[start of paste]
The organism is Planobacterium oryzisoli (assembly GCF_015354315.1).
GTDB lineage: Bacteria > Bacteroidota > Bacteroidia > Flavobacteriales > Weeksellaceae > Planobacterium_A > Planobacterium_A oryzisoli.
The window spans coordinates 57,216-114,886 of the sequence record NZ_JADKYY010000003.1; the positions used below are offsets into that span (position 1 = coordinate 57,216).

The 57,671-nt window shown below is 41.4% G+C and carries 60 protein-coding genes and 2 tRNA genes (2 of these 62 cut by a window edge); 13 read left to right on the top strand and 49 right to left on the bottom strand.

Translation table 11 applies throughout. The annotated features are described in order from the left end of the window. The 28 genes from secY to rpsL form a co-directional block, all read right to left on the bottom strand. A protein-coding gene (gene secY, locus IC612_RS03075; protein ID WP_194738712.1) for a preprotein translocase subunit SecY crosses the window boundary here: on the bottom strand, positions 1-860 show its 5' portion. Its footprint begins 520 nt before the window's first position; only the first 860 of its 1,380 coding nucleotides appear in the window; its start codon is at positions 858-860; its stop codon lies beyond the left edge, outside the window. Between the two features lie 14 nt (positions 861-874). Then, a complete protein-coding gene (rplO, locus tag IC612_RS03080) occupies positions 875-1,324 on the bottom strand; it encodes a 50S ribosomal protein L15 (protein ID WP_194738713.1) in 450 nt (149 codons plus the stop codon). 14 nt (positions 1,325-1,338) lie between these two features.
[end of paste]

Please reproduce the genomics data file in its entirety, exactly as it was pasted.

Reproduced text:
The organism is Planobacterium oryzisoli (assembly GCF_015354315.1).
GTDB lineage: Bacteria > Bacteroidota > Bacteroidia > Flavobacteriales > Weeksellaceae > Planobacterium_A > Planobacterium_A oryzisoli.
The window spans coordinates 57,216-114,886 of the sequence record NZ_JADKYY010000003.1; the positions used below are offsets into that span (position 1 = coordinate 57,216).

The 57,671-nt window shown below is 41.4% G+C and carries 60 protein-coding genes and 2 tRNA genes (2 of these 62 cut by a window edge); 13 read left to right on the top strand and 49 right to left on the bottom strand.

Translation table 11 applies throughout. The annotated features are described in order from the left end of the window. The 28 genes from secY to rpsL form a co-directional block, all read right to left on the bottom strand. A protein-coding gene (gene secY, locus IC612_RS03075; protein ID WP_194738712.1) for a preprotein translocase subunit SecY crosses the window boundary here: on the bottom strand, positions 1-860 show its 5' portion. Its footprint begins 520 nt before the window's first position; only the first 860 of its 1,380 coding nucleotides appear in the window; its start codon is at positions 858-860; its stop codon lies beyond the left edge, outside the window. Between the two features lie 14 nt (positions 861-874). Then, a complete protein-coding gene (rplO, locus tag IC612_RS03080) occupies positions 875-1,324 on the bottom strand; it encodes a 50S ribosomal protein L15 (protein ID WP_194738713.1) in 450 nt (149 codons plus the stop codon). 14 nt (positions 1,325-1,338) lie between these two features.